(HealthDay)—Patients with poorly controlled diabetes have improvements in hemoglobin A1c and medication adherence and fewer trips to the emergency room after receiving daily text messages, according to a study published online Nov. 13 in the Annals of Emergency Medicine.
Sanjay Arora, M.D., from the University of Southern California in Los Angeles, and colleagues randomly assigned 128 adults with poorly controlled diabetes to usual care minus or plus two health-related daily text messages (TExT-MED, in English or Spanish as preferred) for six months.
The researchers found that hemoglobin A1c levels decreased more in the TExT-MED group (1.05 versus 0.6 percent), though this did not reach statistical significance. Secondary outcomes, including self-reported medication adherence also showed greater improvement in the TExT-MED group. Both outcomes showed greater improvement among Spanish speakers. Use of emergency services trended lower among those receiving text messages (35.9 versus 51.6 percent). Nearly all patients reported enjoying receiving the messages and would recommend the service to family and friends.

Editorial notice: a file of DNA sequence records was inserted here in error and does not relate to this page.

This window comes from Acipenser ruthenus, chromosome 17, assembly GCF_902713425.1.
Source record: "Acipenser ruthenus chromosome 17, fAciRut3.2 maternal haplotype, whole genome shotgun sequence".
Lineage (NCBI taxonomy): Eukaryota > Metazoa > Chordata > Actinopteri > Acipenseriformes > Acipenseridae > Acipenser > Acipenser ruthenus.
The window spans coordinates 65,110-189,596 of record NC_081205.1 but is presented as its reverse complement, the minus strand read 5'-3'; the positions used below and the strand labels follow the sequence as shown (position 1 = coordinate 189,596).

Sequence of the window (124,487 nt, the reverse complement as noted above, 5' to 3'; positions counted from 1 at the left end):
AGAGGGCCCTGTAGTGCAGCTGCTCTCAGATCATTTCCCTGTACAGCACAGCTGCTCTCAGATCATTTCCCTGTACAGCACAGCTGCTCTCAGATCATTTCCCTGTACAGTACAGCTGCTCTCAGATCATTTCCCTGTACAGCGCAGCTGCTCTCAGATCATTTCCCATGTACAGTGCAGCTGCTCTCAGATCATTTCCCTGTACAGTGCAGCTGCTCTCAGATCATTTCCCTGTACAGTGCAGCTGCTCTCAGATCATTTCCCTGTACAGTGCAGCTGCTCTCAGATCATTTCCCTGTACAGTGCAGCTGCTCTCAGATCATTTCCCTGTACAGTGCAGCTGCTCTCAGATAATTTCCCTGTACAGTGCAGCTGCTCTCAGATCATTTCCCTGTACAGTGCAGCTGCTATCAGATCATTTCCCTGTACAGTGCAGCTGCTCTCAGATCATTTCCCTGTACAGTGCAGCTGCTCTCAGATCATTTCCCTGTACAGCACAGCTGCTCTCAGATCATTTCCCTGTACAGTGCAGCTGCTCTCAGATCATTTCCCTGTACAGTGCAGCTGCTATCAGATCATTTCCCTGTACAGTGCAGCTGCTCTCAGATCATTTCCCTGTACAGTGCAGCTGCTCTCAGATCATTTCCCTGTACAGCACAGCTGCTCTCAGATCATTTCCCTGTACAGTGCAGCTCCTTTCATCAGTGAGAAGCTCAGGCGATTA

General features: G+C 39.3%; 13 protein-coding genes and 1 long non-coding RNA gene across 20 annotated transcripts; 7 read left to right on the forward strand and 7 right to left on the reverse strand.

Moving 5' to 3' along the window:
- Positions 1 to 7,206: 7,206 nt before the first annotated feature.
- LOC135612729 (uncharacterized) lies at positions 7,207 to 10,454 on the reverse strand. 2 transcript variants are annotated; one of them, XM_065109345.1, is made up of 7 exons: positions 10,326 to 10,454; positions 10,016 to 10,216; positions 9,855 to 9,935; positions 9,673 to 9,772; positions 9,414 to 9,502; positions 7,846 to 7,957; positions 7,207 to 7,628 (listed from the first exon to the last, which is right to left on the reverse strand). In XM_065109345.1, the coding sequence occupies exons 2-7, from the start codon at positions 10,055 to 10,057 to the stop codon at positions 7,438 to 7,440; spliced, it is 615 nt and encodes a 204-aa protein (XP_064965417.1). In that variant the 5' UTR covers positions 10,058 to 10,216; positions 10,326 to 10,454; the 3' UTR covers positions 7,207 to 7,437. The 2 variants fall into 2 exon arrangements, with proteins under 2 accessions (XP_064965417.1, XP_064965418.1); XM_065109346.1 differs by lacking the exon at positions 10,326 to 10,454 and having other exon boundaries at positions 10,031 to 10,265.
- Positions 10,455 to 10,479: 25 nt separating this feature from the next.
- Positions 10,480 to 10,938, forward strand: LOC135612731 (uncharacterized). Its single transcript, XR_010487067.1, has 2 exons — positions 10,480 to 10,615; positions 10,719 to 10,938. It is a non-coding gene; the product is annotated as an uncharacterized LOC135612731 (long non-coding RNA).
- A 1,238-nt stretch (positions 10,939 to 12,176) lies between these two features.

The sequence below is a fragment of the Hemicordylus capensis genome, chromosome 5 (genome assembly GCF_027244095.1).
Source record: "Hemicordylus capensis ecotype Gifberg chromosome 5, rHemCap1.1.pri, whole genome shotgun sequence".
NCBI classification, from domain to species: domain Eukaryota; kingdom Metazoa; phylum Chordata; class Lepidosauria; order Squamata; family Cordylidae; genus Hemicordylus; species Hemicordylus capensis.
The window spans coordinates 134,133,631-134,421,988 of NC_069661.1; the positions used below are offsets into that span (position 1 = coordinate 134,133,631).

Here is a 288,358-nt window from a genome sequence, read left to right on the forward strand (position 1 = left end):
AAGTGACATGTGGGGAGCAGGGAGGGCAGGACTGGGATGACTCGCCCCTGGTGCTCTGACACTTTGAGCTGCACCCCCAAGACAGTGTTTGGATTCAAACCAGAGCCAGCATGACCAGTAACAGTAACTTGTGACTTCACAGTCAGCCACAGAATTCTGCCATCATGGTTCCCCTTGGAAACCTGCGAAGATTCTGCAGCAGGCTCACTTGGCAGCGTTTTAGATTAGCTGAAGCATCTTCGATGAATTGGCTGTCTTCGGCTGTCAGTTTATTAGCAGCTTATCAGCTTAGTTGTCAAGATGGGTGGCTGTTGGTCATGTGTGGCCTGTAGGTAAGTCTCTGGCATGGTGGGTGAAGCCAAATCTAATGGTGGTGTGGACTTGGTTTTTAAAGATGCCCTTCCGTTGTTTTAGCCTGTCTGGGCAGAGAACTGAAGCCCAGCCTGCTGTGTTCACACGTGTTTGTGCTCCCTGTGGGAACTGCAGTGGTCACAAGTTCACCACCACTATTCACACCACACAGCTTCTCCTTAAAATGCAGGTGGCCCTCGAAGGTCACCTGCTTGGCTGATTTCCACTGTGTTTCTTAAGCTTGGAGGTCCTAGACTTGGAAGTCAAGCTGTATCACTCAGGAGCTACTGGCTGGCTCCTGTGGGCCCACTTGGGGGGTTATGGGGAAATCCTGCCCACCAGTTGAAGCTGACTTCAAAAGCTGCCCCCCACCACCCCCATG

"Technologies such as TExT-MED represent highly scalable, low-cost, and widely accessible solutions for safety-net emergency department populations," Arora and colleagues conclude.
Agile Health bought the intellectual property rights to the TExT-MED program from the University of Southern California, and two authors are consultants to the company.
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